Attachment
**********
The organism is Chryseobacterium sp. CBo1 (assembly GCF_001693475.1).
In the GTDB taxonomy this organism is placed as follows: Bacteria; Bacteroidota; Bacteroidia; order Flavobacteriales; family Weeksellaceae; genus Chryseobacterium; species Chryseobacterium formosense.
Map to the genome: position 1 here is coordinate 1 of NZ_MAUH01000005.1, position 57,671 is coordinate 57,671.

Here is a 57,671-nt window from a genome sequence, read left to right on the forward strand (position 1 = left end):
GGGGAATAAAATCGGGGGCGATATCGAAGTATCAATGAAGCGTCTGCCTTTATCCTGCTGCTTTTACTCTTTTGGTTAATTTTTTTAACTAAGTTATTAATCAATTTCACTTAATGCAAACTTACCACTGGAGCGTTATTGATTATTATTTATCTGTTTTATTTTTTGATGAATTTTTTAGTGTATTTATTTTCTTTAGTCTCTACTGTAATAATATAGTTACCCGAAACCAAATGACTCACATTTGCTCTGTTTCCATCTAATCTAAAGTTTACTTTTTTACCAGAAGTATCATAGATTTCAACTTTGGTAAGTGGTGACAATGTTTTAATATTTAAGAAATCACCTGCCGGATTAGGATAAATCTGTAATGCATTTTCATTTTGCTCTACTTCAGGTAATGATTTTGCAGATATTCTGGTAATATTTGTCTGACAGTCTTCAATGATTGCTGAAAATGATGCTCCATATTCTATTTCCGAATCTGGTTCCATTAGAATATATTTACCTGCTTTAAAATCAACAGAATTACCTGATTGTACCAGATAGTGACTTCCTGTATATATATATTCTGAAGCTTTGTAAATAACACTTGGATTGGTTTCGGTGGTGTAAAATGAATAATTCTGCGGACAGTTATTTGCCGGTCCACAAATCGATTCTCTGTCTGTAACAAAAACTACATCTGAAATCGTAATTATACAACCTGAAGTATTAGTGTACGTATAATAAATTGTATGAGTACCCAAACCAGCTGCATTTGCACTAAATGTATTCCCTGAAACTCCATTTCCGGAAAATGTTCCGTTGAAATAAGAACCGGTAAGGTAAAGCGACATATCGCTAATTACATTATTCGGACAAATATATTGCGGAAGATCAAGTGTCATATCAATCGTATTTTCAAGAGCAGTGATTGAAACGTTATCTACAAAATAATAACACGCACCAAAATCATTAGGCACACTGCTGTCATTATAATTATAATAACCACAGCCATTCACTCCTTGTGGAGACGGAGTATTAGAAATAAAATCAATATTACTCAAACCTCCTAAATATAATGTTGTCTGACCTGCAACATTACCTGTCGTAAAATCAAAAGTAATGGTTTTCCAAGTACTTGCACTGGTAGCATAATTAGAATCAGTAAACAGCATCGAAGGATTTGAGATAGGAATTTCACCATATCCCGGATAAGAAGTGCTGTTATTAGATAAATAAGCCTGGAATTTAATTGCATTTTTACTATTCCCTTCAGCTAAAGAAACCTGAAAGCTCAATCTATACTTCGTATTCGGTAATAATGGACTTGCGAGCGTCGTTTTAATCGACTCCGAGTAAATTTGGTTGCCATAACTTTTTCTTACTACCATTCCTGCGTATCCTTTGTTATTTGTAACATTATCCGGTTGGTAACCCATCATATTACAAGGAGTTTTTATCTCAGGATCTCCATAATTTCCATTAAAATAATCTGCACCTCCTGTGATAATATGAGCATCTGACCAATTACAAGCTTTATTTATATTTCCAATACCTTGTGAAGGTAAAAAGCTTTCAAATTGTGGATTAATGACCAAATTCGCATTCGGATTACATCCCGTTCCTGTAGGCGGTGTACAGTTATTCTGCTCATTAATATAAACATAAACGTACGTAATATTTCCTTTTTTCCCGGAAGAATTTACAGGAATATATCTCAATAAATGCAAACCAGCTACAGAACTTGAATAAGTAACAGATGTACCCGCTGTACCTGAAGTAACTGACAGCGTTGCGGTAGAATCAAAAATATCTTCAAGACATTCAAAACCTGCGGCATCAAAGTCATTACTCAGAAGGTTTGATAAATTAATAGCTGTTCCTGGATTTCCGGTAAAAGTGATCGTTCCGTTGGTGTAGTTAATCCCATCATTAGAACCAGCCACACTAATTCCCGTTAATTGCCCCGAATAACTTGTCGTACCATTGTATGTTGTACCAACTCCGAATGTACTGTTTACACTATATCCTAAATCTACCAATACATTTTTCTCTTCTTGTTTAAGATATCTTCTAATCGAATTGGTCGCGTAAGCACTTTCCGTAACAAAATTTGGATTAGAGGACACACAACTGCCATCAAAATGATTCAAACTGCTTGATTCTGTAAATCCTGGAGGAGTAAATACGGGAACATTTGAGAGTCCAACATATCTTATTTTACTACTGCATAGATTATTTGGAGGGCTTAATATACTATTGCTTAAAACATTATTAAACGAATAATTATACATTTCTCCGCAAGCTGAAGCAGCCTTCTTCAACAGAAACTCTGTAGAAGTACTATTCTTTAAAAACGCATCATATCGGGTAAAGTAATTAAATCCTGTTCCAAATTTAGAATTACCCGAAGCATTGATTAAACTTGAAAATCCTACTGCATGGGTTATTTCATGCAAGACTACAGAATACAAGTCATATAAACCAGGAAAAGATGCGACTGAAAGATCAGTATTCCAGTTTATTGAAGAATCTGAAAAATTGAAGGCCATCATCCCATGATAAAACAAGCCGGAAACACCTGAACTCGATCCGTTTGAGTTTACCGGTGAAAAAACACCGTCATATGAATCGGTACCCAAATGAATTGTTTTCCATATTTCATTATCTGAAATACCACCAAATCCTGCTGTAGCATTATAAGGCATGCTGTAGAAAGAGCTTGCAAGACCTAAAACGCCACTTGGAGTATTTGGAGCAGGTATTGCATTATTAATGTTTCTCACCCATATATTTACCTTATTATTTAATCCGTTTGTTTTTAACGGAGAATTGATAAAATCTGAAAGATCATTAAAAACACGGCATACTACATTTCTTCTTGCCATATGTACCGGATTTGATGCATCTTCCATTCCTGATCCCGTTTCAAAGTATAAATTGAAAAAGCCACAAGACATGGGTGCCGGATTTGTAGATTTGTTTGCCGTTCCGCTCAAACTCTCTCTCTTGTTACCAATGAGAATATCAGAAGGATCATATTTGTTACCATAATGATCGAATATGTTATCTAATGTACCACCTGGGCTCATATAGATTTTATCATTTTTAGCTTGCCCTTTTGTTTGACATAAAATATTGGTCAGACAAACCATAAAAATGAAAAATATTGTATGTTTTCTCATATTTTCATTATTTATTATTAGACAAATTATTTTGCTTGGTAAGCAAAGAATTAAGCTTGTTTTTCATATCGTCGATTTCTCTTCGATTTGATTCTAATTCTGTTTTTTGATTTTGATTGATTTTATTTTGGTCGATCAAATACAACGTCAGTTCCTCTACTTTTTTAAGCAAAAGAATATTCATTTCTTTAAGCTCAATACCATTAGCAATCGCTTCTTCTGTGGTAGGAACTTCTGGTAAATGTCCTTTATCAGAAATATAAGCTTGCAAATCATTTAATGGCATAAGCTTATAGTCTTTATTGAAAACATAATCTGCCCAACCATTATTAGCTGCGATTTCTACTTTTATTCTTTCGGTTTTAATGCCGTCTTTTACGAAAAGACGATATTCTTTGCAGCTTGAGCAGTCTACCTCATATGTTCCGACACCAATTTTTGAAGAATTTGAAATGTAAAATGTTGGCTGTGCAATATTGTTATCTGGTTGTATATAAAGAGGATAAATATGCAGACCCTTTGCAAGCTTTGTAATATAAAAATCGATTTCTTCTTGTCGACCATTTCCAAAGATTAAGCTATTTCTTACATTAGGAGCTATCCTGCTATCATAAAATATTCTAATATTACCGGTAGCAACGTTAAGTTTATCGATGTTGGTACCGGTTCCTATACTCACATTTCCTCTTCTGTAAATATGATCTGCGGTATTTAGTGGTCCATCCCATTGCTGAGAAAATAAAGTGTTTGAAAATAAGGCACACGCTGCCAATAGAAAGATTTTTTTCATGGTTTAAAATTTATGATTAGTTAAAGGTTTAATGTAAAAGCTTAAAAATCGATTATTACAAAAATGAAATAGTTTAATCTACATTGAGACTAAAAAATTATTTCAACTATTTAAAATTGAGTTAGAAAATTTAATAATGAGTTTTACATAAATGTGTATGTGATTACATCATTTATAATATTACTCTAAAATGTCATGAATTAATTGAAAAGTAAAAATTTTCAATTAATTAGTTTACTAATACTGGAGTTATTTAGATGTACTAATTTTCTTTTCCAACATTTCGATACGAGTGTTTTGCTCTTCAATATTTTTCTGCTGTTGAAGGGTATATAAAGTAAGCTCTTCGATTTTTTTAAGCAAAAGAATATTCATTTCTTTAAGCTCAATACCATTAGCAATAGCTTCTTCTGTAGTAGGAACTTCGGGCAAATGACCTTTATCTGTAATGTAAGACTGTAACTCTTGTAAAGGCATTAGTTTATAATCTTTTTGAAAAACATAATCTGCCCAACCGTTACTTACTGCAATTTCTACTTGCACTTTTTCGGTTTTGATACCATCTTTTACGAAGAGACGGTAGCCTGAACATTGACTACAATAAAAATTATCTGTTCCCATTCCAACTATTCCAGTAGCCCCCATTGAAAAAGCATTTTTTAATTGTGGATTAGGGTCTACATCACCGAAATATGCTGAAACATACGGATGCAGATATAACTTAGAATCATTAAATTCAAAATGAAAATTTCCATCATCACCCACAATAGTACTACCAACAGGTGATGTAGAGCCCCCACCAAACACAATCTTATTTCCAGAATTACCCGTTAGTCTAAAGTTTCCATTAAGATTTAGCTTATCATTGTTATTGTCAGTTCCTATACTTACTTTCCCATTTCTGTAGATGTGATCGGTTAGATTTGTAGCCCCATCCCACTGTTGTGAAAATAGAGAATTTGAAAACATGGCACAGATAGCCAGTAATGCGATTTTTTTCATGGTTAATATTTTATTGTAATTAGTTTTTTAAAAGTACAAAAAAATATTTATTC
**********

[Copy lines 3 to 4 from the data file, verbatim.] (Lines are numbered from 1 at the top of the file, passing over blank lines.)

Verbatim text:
Map to the genome: position 1 here is coordinate 1 of NZ_MAUH01000005.1, position 57,671 is coordinate 57,671.

Here is a 57,671-nt window from a genome sequence, read left to right on the forward strand (position 1 = left end):